Also, some laminate products cost half the price of granite and mimic the design. You can’t put a hot pan on that surface, but you’ll get the appeal you want. You can even install an undermount sink with laminate countertops today.
If you want to splurge a little, choose a statement surface for the island—a remnant piece of granite with a beautiful pattern, for example.
Cabinetry. Some costs that can hike up cabinet prices: delivery, tax and installation. Drawers, roll-out trays, extra shelves and extending cabinets to the ceiling also add to the price tag. So will fitting out that corner cabinet. A Lazy Susan can add $1,500 to your budget.
A few musts: Definitely invest in a waste-recycling center, and be sure to choose cabinets with soft close drawers and doors, which has evolved from luxury to a “must” for convenience and resale. “The place to splurge is on functionality,” says John O’Meara of Hafele. Drawers in base cabinets are more ergonomic and provide better storage access; paying more to build wall cabinets up to the ceiling will give you much more storage.
Save on the actual cabinet material, Steinkoler suggests. “To the naked eye, you can have a veneer cabinet next to one that is solid wood and most people cannot tell the difference,” he says. Today’s finishes can offer rich looks without the big price tag.
On the other hand, Burgin says that cabinet sides and shelving should be constructed from plywood, not particle board. “Plywood is a good move for resale and keeping the cabinets strong,” he says.
Still, a quality pressed wood can last you 20 years. Just hone in on the cabinet construction, Rady advises. “Look for good, clean classic lines and full door overlay,” she says, noting that many of today’s mid-range priced cabinets offer a rich look without the custom price tag.
Don’t save on installation: let the pros take care of that. “To install a kitchen is much more than hanging boxes,” Rady says.
And don’t spend your budget on fancy drawer inserts that you can buy at a home store, Bauer-Kravette says. However, do spend on one good pantry with pull-out drawers and deep base cabinet drawers. “Extra drawers are so much better than door cabinets,” she says. “You won’t have to bend as much and they’ll be comfortable to use for years if you plan on staying in your home.”
Hardware. Knobs, pulls and handles can refresh the look of an entire kitchen—talk about a budget remodel. You can practically spend as much as you want on cabinet “jewelry,” from $1.25 a pull at a home store to $100 or more from a custom designer.
Overall, changing hardware provides a fast, affordable cabinet refresh. If you want to save money, choose the same type of pull you already have—switch knobs with knobs, and pulls with pulls. “Anytime you make a hole in wood, it does not grow back,” Bauer-Kravette says.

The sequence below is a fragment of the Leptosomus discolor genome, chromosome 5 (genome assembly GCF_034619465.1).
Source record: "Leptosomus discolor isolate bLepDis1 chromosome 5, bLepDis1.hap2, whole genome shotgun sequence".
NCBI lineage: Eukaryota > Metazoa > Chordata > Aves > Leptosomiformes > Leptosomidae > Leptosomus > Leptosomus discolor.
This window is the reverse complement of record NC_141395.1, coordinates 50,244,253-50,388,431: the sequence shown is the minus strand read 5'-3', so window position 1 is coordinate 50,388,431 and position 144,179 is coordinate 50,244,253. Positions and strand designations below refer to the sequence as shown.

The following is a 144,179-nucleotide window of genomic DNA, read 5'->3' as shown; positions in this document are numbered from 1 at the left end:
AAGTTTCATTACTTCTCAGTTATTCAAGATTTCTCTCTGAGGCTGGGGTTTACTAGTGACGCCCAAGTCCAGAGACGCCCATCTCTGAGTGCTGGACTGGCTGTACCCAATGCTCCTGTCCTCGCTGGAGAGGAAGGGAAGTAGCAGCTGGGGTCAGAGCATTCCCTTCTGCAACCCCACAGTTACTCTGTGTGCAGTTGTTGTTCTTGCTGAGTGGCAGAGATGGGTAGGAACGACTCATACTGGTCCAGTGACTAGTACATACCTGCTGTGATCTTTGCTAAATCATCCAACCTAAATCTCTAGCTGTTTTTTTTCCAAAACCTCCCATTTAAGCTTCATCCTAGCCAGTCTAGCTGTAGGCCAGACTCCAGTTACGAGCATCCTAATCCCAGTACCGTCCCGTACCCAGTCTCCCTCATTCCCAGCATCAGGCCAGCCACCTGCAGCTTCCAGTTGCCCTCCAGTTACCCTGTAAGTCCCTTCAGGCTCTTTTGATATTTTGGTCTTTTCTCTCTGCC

As for finish, you can update the look of your kitchen on the cheap by trading brushed stainless steel hardware for more on-trend oil-rubbed bronze, pewter and other time-worn, aged-looking metals. Don’t worry if your faucet is chrome and your drawer pulls are bronze. “You don’t have to match all of your metals,” Rady says. “Some variety makes the kitchen more interesting.”
Tile. While ceramic tile is great for backsplashes, go with porcelain on floors. Porcelain tile resists chipping and cracking, and is a favorite for budget and longevity. “It can be a terrific low-cost alternative to natural stone,” Bauer-Kravette says.
Keep in mind the size and pattern of tiles when figuring the budget. Consider large tiles for flooring, which give the kitchen an updated look and require fewer grout lines and cuts during installation.
Save money by purchasing a porcelain tile that looks like natural stone. Splurge on deco pieces such as glass-tile mosaics for a backsplash. Just space them out in the design—otherwise you’ll push up the price of installation (think of it like a puzzle … more pieces, more work).
Choose timeless styles. For instance, a sleek, white subway tile will grow old with a kitchen and never expire. Same goes for natural stones and neutral-colored tile.
Before you dig into your project, know your priorities so you can focus on spending where it’s most important. Here are some other pointers provided by the National Kitchen & Bath Association to help homeowners save on kitchen projects:
- Avoid structural changes, such as plumbing, mechanical systems and walls.
- Once you order products and installation begins, do not change your mind.
- Be specific when comparison shopping and be sure to compare exact products because prices can vary depending on model and even the finish.
- Visit showrooms in person and see the products—don’t rely only on the Internet to make purchase decisions.